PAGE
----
Los Alamos (population about 20,000 including White Rock) is about the only community near or in the mountains large enough to have its own article. Some smaller villages whose names crop up in connection with attractions are:
While the Jemez Mountains may look like part of the Rocky Mountains, they are distinct from the Rockies geologically, and are the remnant of a "super-volcano" that had a catastrophic eruption about a million years ago, with several lesser but still significant eruptions since then. This violent past shapes many of the attractions of the region: Los Alamos and Bandelier National Monument sit on a great ash flow from the climactic eruption, while Valles Caldera National Preserve contains a number of volcanic features and preserves the eruptive center itself. You'll enjoy your sightseeing in the mountains more if you do a little homework to understand what you're seeing; informative web pages appear below under "External links."
The Jemez were the scene of several major forest fires in the latter part of the 20th century, the most serious of which destroyed a number of homes in Los Alamos and nearly 50,000 acres of forest. These fires have had lasting effects on recreational opportunities in the mountains. Several previously excellent hiking areas are either closed altogether or severely restricted because of fire damage. Considerable rethinking of fire-prevention goals and policies is in progress, with the result that limitations on open campfires, etc., may seem a little restrictive. Please honor these restrictions; several of the fires resulted from poorly-constructed campfires, and residents of the area are understandably skittish about it happening again.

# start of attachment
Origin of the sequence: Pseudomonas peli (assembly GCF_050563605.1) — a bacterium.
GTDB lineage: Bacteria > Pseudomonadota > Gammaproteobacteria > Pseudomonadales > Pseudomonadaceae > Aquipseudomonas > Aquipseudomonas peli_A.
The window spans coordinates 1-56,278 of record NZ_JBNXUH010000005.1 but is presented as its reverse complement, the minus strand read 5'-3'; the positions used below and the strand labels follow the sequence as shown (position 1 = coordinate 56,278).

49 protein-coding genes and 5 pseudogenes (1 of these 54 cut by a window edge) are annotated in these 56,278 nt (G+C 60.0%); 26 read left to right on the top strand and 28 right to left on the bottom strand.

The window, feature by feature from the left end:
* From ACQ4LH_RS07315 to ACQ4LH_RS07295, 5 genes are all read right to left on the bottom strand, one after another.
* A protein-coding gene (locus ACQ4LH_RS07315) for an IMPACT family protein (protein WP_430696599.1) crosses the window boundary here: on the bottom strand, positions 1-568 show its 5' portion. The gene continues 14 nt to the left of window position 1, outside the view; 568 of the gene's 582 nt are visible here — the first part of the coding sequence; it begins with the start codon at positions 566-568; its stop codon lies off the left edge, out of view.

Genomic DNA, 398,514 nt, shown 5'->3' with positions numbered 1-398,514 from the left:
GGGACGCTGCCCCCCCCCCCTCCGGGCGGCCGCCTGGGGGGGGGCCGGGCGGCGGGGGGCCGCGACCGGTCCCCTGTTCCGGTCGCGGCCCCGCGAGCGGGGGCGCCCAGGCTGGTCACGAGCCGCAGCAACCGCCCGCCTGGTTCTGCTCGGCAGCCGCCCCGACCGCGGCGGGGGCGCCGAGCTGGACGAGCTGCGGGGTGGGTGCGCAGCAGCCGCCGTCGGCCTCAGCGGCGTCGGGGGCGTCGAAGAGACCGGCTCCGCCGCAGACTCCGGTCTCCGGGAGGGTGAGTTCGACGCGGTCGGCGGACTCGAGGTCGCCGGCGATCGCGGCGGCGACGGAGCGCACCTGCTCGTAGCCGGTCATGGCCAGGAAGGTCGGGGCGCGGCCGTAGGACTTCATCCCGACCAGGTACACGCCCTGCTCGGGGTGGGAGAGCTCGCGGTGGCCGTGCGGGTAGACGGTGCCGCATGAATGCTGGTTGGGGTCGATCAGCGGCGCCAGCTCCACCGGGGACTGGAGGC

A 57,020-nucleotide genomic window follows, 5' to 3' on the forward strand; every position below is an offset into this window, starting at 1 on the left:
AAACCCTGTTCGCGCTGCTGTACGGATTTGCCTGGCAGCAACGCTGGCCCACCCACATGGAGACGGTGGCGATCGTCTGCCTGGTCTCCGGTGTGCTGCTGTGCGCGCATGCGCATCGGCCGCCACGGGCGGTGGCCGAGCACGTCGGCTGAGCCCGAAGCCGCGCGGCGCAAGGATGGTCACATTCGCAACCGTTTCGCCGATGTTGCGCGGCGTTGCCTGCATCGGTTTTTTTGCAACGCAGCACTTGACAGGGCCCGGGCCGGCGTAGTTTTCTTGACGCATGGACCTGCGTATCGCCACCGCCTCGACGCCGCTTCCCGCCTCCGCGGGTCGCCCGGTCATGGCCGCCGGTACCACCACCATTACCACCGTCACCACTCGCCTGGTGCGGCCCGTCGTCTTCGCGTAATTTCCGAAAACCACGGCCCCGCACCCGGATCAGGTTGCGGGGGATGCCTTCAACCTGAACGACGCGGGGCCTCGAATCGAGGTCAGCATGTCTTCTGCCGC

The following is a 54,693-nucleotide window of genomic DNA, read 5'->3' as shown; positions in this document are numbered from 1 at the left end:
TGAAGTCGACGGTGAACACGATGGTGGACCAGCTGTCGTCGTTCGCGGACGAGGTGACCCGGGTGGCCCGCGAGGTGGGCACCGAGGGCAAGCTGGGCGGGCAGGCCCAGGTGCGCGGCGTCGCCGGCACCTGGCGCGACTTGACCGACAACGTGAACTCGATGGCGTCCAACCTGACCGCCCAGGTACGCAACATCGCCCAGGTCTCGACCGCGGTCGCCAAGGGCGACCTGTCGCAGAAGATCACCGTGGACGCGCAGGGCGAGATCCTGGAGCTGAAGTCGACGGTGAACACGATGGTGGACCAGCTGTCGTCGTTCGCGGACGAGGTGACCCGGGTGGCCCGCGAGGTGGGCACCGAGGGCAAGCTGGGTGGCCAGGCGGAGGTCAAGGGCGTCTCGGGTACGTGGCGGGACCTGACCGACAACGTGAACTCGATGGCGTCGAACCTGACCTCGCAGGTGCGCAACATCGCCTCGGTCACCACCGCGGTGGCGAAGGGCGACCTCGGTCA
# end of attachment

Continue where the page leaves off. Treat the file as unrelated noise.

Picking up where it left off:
The nearest major airport is in Albuquerque. Apart from brief (hours-long) closures due to snowstorms, state highways into the mountains (SR 4/502 on the southeast and southwest, SR 96 on the north and northwest) are generally passable year-round, unlike some of the roads in the higher Sangre de Cristo Mountains nearby. Be careful, however, about west-side access via SR 126 from Cuba to La Cueva. This road looks tempting on a map, and in summer can be an enjoyable drive, but it is unpaved for much of its length and has sections that can be hazardous or impassable following winter storms. Going the "long way" from Cuba to San Ysidro and then on 4 to La Cueva may be necessary at such times.
Drive. State highways within the range pose no problems getting around, with the one caveat regarding SR 126 in winter and early spring. High-clearance vehicles are desirable for many of the obscure forest roads as well as some leading to private homes, etc., in the boonies. There is no public transportation to speak of in this region, and traffic volume is so low over most of it that hitchhiking is likely to be unrewarding.